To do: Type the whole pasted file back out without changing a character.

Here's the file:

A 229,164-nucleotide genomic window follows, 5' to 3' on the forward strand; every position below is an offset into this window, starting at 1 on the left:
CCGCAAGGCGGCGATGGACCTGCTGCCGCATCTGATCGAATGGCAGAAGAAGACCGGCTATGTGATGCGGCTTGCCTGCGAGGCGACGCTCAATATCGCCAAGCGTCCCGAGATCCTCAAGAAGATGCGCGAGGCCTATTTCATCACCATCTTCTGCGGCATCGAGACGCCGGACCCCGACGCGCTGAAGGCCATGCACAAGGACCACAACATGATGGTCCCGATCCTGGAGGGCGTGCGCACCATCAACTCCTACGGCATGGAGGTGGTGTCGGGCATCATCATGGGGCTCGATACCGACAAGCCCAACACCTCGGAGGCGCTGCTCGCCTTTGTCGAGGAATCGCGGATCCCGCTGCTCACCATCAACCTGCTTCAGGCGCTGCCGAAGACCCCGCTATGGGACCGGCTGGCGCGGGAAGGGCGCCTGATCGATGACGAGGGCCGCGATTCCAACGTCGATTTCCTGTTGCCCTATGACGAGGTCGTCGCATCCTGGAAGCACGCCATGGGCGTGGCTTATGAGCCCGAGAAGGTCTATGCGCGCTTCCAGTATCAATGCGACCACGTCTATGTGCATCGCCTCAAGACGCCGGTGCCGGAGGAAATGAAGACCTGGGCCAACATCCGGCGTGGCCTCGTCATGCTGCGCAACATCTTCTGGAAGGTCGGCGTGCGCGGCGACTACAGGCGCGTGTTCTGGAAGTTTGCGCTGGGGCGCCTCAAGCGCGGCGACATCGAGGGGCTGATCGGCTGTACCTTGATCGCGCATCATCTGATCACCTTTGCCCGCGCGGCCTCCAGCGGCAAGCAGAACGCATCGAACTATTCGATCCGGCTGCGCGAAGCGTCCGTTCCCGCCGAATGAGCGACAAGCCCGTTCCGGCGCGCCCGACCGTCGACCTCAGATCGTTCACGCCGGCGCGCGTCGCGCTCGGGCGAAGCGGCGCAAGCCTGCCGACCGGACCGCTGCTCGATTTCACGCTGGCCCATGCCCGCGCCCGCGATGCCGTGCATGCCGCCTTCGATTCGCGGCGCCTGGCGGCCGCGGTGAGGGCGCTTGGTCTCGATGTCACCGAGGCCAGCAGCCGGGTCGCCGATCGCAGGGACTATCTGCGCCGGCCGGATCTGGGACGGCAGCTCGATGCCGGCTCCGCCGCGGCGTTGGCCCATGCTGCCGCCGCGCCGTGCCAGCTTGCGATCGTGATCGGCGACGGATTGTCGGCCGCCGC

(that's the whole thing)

A 229,164-nucleotide genomic window follows, 5' to 3' on the forward strand; every position below is an offset into this window, starting at 1 on the left:
CCGCAAGGCGGCGATGGACCTGCTGCCGCATCTGATCGAATGGCAGAAGAAGACCGGCTATGTGATGCGGCTTGCCTGCGAGGCGACGCTCAATATCGCCAAGCGTCCCGAGATCCTCAAGAAGATGCGCGAGGCCTATTTCATCACCATCTTCTGCGGCATCGAGACGCCGGACCCCGACGCGCTGAAGGCCATGCACAAGGACCACAACATGATGGTCCCGATCCTGGAGGGCGTGCGCACCATCAACTCCTACGGCATGGAGGTGGTGTCGGGCATCATCATGGGGCTCGATACCGACAAGCCCAACACCTCGGAGGCGCTGCTCGCCTTTGTCGAGGAATCGCGGATCCCGCTGCTCACCATCAACCTGCTTCAGGCGCTGCCGAAGACCCCGCTATGGGACCGGCTGGCGCGGGAAGGGCGCCTGATCGATGACGAGGGCCGCGATTCCAACGTCGATTTCCTGTTGCCCTATGACGAGGTCGTCGCATCCTGGAAGCACGCCATGGGCGTGGCTTATGAGCCCGAGAAGGTCTATGCGCGCTTCCAGTATCAATGCGACCACGTCTATGTGCATCGCCTCAAGACGCCGGTGCCGGAGGAAATGAAGACCTGGGCCAACATCCGGCGTGGCCTCGTCATGCTGCGCAACATCTTCTGGAAGGTCGGCGTGCGCGGCGACTACAGGCGCGTGTTCTGGAAGTTTGCGCTGGGGCGCCTCAAGCGCGGCGACATCGAGGGGCTGATCGGCTGTACCTTGATCGCGCATCATCTGATCACCTTTGCCCGCGCGGCCTCCAGCGGCAAGCAGAACGCATCGAACTATTCGATCCGGCTGCGCGAAGCGTCCGTTCCCGCCGAATGAGCGACAAGCCCGTTCCGGCGCGCCCGACCGTCGACCTCAGATCGTTCACGCCGGCGCGCGTCGCGCTCGGGCGAAGCGGCGCAAGCCTGCCGACCGGACCGCTGCTCGATTTCACGCTGGCCCATGCCCGCGCCCGCGATGCCGTGCATGCCGCCTTCGATTCGCGGCGCCTGGCGGCCGCGGTGAGGGCGCTTGGTCTCGATGTCACCGAGGCCAGCAGCCGGGTCGCCGATCGCAGGGACTATCTGCGCCGGCCGGATCTGGGACGGCAGCTCGATGCCGGCTCCGCCGCGGCGTTGGCCCATGCTGCCGCCGCGCCGTGCCAGCTTGCGATCGTGATCGGCGACGGATTGTCGGCCGCCGC